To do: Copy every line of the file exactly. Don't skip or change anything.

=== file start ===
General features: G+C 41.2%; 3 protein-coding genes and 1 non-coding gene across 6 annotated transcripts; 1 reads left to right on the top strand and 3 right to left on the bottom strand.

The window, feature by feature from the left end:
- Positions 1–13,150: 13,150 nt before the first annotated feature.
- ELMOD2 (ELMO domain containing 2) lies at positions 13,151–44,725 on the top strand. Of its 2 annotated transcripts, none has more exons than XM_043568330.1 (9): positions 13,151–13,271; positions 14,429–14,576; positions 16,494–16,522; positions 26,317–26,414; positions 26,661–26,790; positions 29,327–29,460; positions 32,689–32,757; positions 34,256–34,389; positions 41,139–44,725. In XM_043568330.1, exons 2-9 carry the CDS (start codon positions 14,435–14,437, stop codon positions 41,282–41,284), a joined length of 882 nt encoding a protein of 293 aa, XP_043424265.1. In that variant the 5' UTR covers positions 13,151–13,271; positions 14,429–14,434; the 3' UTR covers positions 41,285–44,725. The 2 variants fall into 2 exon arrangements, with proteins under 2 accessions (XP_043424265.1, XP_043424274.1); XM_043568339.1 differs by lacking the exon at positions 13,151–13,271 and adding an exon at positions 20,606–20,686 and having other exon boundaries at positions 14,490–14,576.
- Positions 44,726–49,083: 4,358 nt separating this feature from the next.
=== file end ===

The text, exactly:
General features: G+C 41.2%; 3 protein-coding genes and 1 non-coding gene across 6 annotated transcripts; 1 reads left to right on the top strand and 3 right to left on the bottom strand.

The window, feature by feature from the left end:
- Positions 1–13,150: 13,150 nt before the first annotated feature.
- ELMOD2 (ELMO domain containing 2) lies at positions 13,151–44,725 on the top strand. Of its 2 annotated transcripts, none has more exons than XM_043568330.1 (9): positions 13,151–13,271; positions 14,429–14,576; positions 16,494–16,522; positions 26,317–26,414; positions 26,661–26,790; positions 29,327–29,460; positions 32,689–32,757; positions 34,256–34,389; positions 41,139–44,725. In XM_043568330.1, exons 2-9 carry the CDS (start codon positions 14,435–14,437, stop codon positions 41,282–41,284), a joined length of 882 nt encoding a protein of 293 aa, XP_043424265.1. In that variant the 5' UTR covers positions 13,151–13,271; positions 14,429–14,434; the 3' UTR covers positions 41,285–44,725. The 2 variants fall into 2 exon arrangements, with proteins under 2 accessions (XP_043424265.1, XP_043424274.1); XM_043568339.1 differs by lacking the exon at positions 13,151–13,271 and adding an exon at positions 20,606–20,686 and having other exon boundaries at positions 14,490–14,576.
- Positions 44,726–49,083: 4,358 nt separating this feature from the next.